Internet Driver’s License

4 minute read

Today I received one of those silly “forward this email to your friends and Microsoft will send you money” emails. I was in a mood to rant (err, I mean educate) and wrote the following response. I carefully extracted every email address in every previous forward of the message and probably made 97 new enemies.

Ok folks, listen up. Today’s class, “Remedial Internet 101,” is now in session. I’m your host, Professor Jeff Barr. Everything you learn today will be on the final. No, you can’t be excused to go to the bathroom, there will be no makeup exams, and I don’t have any stinking office hours.


Sorry to disappoint you, but this is simply not true. This is an urban legend that has been running around since 1997. Please pass my message along to all of your friends instead.

You can read about it here:

I am doing my part to stop this. That’s why I spent nearly 45 minutes extracting out all of the email addresses and writing this message. All 97 of you should think twice before doing this again. In fact, if there was such a thing as an “internet driver’s license” some of you might be in danger of losing it at the moment.

>>> Microsoft and AOL are now the largest Internet companies
>>> and in an effort to make sure that Internet Explorer remains the
>>> most widely used program, Microsoft and AOL are running an e-mail
>>> beta test.

Does any of this make any sense? Have they not heard of Google or Yahoo, both of which have kicked the wrinkled pink @$$es of Microsoft and AOL in the last 10 years? And how the heck could forwarding an email promote the use of Internet Explorer? Other than building a list of gullible people (not such a bad thing to have, now that I think of it), how could one email address possibly be worth $245? Those of you in school, have you studied the term “cost of customer acquisition?” Would any of you pay $245 to a random person to promote the use of a free program? No? I didn’t think so. Presumably Bill Gates got to where he is because he’s smarter than you, so this probably wouldn’t make sense to him either. Think about that….

> If anyone can affoard this, Bill gates is the man. It's all marketing expense to him.

Guess they never heard of spell check or capitalization either. For the record Bill Gates hasn’t had an operating position at Microsoft for several years. He’s half retired. You should know this, you promiscuous and all-knowing email-forwarding folks. And just because it is “all marketing expense” doesn’t mean that they have a license to give money away.

Not to point any fingers because I’m sure all of you mean well and like to share good news, but could I ask everyone to simply think and to do some research before passing along something like this again? Can I ask you to read it and realize in 10 seconds that the subject line references Microsoft, and the body of the text then references AOL and Intel. Does that make you think there’s something odd going on here? Well, it should.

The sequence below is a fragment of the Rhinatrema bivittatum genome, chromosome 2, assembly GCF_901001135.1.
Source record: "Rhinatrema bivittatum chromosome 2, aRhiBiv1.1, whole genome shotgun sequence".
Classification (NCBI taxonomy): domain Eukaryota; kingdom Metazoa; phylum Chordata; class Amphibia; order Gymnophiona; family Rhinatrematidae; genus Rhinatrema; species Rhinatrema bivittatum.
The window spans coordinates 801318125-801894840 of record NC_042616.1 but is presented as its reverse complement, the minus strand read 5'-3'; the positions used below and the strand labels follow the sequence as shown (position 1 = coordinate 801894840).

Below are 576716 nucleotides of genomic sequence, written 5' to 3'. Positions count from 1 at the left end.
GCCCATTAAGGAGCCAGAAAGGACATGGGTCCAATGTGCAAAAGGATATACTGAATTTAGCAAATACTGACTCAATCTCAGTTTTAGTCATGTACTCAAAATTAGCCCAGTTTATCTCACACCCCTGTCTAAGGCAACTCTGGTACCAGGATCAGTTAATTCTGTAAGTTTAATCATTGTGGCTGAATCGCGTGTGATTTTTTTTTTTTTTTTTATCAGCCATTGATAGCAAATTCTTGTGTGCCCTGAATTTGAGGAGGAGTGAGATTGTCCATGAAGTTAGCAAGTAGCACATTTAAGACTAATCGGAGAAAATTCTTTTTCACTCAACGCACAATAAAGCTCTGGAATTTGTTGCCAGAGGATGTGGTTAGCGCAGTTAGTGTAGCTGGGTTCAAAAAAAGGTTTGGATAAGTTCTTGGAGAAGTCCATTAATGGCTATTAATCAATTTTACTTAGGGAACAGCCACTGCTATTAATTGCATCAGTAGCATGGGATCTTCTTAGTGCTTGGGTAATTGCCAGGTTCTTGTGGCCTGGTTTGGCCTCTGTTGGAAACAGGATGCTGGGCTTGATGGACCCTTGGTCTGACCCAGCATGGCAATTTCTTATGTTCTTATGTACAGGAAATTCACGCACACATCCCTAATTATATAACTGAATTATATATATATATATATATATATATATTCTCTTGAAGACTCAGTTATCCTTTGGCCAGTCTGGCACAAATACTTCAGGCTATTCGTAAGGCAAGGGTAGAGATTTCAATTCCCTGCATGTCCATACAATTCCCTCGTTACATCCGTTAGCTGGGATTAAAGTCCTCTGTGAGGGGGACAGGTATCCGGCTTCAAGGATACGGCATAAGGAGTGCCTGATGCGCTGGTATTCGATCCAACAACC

With the internet at your fingertips, with search engines like Google just a click or two away, and with the Urban Legends database at up and running 24 hours a day, checking out the veracity of a story like this shouldn’t take you too much time at all.

There’s a name mentioned in the document, one “Pearlas Sandborn.” If she’s so important, she should be in Google, right? Give it a shot and you’ll end up at . Visit that site and here’s what you will find:

“Pearlas Sandborn is not a real person. She (or maybe he) is a figment of someone’s imagination, invented to give credence to an internet e-mail hoax.”

Hmmmm. That might be your first clue.

As much as we all “want to believe,” do you really think that Microsoft is in need of email addresses? Do you know how easy it is to buy CDs with millions of addresses already burned in? Do you really think that Microsoft would write checks this big? If you do, please enroll in my other class, “Marketing Budgets 101.” Our first topic will be “No, you stupid fool, you really can’t spend all of our corporate funds to buy email addresses from suckers.”

Judging from your email addresses, some of you hold presumably responsible positions in churches, schools, and governments. Some of you are students and some of you apparently work at investment banks, places where you had to actually qualify to get in. Did you fall for that prank about the word “gullible” not being in the dictionary too? I sure hope not, but I won’t bet on it. Sorry, it had to be said.

I have to say that it is positively scary to think that I could trick some of you into doing something by simply crafting an email like this. Perhaps I could even sell you an internet driver’s license. Send me $10 and a good picture of yourself, and I’ll get your license to you as soon as possible.

So the lesson is: next time, please do some research, and make the internet a better place.

Merry Christmas to you all.